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Analysis: A Rypple effect - Spotify goes social

28th May 2012
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Music subscription service, Spotify, has gone social in a bid to ensure that its workforce around the world can collaborate more effectively.

To this end, the firm has rolled out Rypple,’s HR system, which it acquired late last year as a first step into the human capital management applications space.   Johan Persson, Spotify’s head of organisational development, explains the rationale behind the move: "It used to be a lot easier to high-five one another when we were all based in one place, but now we're in different parts of the world, we need Rypple.”   The big question was how employees could create contacts, collaborate and “be connected to Spotify and its vision whether they're in Sweden or Australia”, he adds.

All staff members now have a Rypple account, enabling them to see one another's targets, provide feedback and offer help. "We put up every individual's quarterly targets, and now people can reach out if they find something interesting that may help someone. It creates more employee collaboration,” Persson says.

The system likewise enables Spotify’s personnel to review their key objectives online, give and receive feedback in real-time and thank colleagues publicly for their work.  HR is where it's at  With gamification in the workplace being a hot topic, the system also enables the company’s employees to create "badges" to denote special achievements and post them into’s Chatter instant message service for others to see and comment on.

"The quarterly targets are published and shared within the company, so everyone can find, browse, explore, understand what's going on, feel connected to what's happening and reach out if they find something interesting,” says Persson. “You can see updates on the projects you're working on, add to it on-the-fly, and instant message colleagues.”
Salesforce’s acquisition of Rypple was the first sign that it intended to enter the HR applications market, after having formerly made the sales force automation and customer service space its main priorities.  But with the emergence of Software-as-a-Service firms such as Workday and SuccessFactors (now part of German software giant, SAP), it appears that HR has become the audience to court.

Nonetheless, John Wookey,’s senior vice president of social applications, says that HCM applications are “some of the least liked applications that people have to confront on a regular basis”.   To try and address this situation, the vendor intends to broaden out its current offering in order to incorporate new functionality, which will include integration with the rest of its tools and applications.  Exploiting employee networks  “We’ve had some conversations with customers about recruiting, for example. When you bring people into a company, you often do a poor job in that you’ll validate skills, but not necessarily focus too much on skills alignment,” Wookey says.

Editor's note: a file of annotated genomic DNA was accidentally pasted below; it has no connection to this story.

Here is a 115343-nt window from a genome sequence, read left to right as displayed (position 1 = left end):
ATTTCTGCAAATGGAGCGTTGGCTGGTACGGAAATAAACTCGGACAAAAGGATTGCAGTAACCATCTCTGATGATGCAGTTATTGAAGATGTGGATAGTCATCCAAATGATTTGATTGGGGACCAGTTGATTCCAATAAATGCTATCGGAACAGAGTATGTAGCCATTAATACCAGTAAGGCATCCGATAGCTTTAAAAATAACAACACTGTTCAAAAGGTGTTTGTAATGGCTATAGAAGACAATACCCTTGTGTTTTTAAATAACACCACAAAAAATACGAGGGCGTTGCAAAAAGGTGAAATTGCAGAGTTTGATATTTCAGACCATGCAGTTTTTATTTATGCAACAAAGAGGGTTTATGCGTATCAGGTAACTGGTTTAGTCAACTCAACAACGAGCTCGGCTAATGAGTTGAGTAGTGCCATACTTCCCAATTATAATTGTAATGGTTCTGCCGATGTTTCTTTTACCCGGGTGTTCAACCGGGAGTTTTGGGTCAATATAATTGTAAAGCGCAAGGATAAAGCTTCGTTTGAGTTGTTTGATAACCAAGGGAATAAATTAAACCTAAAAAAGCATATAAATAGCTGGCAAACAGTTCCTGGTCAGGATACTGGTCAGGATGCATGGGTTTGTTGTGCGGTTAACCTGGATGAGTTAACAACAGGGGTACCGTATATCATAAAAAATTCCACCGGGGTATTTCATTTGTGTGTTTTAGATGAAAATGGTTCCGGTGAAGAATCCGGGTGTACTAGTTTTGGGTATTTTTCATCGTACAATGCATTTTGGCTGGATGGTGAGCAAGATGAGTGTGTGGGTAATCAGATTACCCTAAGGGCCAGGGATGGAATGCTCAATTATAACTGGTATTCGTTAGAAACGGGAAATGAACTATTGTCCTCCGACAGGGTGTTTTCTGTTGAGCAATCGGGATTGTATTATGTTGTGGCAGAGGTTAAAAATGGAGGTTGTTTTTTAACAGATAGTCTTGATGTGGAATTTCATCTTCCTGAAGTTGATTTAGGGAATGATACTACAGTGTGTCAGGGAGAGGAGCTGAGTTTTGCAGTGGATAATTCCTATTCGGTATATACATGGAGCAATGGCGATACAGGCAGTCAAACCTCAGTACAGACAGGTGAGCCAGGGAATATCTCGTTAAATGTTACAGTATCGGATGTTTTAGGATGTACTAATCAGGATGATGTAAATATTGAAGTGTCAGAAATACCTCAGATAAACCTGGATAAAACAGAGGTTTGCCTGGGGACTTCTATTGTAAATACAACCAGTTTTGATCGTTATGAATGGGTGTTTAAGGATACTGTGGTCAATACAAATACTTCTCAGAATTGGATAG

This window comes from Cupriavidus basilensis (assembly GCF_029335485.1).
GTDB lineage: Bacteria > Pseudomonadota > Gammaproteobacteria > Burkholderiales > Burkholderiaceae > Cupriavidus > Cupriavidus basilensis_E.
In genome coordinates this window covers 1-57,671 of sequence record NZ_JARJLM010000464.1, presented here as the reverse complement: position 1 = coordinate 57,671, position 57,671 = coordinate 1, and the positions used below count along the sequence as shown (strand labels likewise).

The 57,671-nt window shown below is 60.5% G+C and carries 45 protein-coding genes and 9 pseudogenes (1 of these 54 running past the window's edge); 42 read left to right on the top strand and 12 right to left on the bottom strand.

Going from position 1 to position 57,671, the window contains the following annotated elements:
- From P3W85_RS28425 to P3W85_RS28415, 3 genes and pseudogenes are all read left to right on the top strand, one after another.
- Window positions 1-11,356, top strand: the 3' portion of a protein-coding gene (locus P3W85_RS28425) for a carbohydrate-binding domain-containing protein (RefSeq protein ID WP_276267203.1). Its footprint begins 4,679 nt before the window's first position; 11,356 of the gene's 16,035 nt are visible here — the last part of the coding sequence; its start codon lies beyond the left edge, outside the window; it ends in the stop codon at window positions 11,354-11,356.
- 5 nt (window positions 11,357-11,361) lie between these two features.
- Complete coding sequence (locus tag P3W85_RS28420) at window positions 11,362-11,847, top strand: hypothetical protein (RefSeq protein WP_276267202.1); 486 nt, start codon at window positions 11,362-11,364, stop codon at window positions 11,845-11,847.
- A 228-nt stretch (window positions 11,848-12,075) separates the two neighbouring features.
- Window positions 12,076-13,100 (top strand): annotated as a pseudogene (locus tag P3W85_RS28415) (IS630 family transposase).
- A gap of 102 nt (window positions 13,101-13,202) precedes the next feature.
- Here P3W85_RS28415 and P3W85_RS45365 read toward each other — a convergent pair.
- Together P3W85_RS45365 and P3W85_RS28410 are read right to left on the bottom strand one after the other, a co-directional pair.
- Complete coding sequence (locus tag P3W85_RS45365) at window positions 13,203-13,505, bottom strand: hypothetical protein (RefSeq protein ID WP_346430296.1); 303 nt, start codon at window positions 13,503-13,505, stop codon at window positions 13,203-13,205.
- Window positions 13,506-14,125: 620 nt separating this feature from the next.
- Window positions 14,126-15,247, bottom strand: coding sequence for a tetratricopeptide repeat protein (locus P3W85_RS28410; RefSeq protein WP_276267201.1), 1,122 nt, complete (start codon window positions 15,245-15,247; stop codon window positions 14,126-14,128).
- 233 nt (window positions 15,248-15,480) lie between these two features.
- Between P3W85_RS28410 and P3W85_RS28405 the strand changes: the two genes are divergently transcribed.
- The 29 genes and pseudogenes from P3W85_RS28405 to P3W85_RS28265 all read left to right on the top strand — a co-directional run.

Another area of interest relates to the referrals process. “The best employees typically come from the connections of existing employees. But they are almost not incentivised to bring colleagues forward from their own networks,” Wookey points out.   As a result, he believes that there are good opportunities to exploit workers’ networks more effectively. “People also don’t often appreciate that when you bring people into a company it tends to extend your own tenure as you bring in people you like and respect and want to work with,” Wookey says.

Its Rypple push is part of the supplier’s aim of enabling the so-called ‘social enterprise’. “How do you enable a company to become truly a social enterprise? You focus in on the systems that are inherently social,” Wookey attests.

But he acknowledges that it is also about how you manage employees on a day-to-day basis and how aligned they are with business goals.   “In great companies, people know how much they contribute every day. We still go through this crazy annual budgeting process, but that in itself is social,” Wookey says. “It is about the leadership of the organisation setting priorities and about individuals who have to execute on those.”

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